5 things every pregnant woman needs to know about exercise.

We asked the experts.

Along with large nipples and, erm, more gas, pregnancy also brings on the fear of hurting that little human you’re carrying, particularly when it comes to getting your dose of fitness.

The good news is, being pregnant doesn’t mean you have to give up your exercise routine, but there are a few things you need to consider.

1. It’s about feeling good not losing weight

The most important thing to keep in mind is that pregnancy is not a time to lose weight or start any intense exercise regimes.

“Pregnancy is a time to focus on your health and wellness rather than your fitness,” says personal trainer, Kristy Curtis. “While it is important to keep the body moving while pregnant, it is not a time to introduce new activities or suddenly take up that dance class you have always wanted to do.”

So while power walking with your mate might be great, maybe steer clear of that pump class.

“So while power walking with your mate might be great, maybe steer clear of that pump class.” Image via iStock.

2. Take it easy

“If there are no pregnancy complications, it is still possible for a regular gym attendee to keep exercising at the same rate initially, but it is always important to consider the safety of yourself and your baby before taking part in any strenuous activities,” says Fernwood Fitness Expert, Genevieve Brock.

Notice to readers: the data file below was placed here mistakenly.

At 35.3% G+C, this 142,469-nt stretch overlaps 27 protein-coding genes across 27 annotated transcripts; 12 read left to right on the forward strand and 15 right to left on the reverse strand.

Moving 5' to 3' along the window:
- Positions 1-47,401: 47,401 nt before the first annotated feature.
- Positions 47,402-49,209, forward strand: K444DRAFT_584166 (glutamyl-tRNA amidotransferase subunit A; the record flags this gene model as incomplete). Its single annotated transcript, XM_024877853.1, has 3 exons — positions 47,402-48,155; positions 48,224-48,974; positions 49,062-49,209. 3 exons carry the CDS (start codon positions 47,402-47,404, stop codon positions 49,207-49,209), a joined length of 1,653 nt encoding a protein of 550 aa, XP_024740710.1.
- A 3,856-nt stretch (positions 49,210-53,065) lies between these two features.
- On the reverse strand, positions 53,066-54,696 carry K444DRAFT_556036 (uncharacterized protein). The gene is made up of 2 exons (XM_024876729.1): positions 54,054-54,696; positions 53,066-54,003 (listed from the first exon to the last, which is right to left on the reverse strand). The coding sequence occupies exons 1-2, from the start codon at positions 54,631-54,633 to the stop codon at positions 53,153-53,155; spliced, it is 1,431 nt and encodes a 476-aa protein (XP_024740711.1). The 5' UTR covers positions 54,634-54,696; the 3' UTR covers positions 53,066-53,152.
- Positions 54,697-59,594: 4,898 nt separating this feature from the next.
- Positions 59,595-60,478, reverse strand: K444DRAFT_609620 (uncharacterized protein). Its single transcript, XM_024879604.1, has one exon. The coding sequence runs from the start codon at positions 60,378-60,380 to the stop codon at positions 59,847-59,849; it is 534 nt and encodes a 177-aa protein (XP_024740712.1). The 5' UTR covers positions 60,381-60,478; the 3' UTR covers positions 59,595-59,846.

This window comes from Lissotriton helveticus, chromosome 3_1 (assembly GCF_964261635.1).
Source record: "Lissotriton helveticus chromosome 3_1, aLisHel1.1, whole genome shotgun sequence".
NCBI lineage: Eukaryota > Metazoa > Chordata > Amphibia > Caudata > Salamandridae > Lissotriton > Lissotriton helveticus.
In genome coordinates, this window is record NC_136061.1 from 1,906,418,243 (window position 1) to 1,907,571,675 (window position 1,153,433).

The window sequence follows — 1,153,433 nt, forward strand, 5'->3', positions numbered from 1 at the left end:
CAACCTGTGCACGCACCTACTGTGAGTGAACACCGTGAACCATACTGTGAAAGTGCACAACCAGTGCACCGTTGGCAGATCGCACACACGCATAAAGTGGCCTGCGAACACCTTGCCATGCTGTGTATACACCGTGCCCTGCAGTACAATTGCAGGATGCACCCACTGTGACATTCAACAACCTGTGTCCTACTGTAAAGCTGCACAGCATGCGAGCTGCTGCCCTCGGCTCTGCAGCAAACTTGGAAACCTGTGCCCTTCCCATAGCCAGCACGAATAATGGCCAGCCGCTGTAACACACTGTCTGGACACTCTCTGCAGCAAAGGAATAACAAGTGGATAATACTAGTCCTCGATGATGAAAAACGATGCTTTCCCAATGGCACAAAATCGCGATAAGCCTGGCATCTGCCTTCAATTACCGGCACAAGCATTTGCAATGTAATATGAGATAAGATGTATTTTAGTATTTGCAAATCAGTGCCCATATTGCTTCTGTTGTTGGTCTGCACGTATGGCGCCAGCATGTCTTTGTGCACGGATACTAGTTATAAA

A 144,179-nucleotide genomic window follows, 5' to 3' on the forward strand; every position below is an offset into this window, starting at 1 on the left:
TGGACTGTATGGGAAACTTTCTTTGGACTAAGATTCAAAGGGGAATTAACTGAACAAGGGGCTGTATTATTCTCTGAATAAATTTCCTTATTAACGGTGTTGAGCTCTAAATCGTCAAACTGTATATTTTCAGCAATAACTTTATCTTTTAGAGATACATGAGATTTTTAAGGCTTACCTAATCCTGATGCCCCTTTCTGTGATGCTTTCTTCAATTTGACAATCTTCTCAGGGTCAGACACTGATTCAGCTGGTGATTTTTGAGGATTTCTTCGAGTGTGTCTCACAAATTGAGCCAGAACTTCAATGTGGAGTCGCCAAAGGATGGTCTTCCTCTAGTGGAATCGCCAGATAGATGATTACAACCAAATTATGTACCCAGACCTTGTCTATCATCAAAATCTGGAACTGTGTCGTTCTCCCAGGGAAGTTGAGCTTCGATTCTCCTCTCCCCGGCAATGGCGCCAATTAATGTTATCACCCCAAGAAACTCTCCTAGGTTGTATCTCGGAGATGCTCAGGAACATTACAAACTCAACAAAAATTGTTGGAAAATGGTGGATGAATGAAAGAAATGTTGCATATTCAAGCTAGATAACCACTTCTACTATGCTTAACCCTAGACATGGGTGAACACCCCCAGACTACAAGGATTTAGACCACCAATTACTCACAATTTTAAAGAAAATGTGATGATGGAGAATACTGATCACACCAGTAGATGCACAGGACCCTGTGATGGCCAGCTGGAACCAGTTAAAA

Heavy weight training, high impact sports or anything that requires over exertion could potentially be dangerous for pregnant women and should be avoided, Brock says.

Curtis recommends low impact activities like swimming and walking, and focusing on strength and posture rather than cardio exercise.

3. Keep hydrated and cool

“Pregnant women can overheat very quickly which in some cases can cause dizziness and fainting,” says Kristy Curtis. “Remember to keep hydrated and cool.”

She also suggests positioning yourself by fans or near doors and windows, and avoiding outdoor exercises during the hottest part of the day.

Aim for an extra litre of water for every hour of exercise you participate in.

“Aim for an extra litre of water for every hour of exercise you participate in.”

4. Stay upright

Avoid exercises that require you to lie flat on your back, as this can restrict the blood that flows through to the placenta.

If you are doing a workout that requires you to lie down, Curtis advises propping up a bench or a step platform so that one end is higher than the other.

Likewise, avoid unstable surfaces that may unbalance you due to the shift in your centre of gravity.

5. Safety first

During pregnancy a woman’s body requires more blood, which requires a more rapid heart beat.

“The amount of blood pumped through the heart increases by 30 to 50 per cent which raises your normal heart rate from 70 bpm to 80 or 90 bpm,” explains Curtis.

If you’re particularly concerned about the affect that exercise might have on your body and baby, Curtis suggests trying to wear a heart monitor.

“Aim to keep your heart rate below 150 bpm,” she says.

Work out with a friend, partner or trainer who can always ensure you’re OK. Chat to your doctor about how, as an individual, you should exercise while pregnant.

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The post was originally published on The Glow

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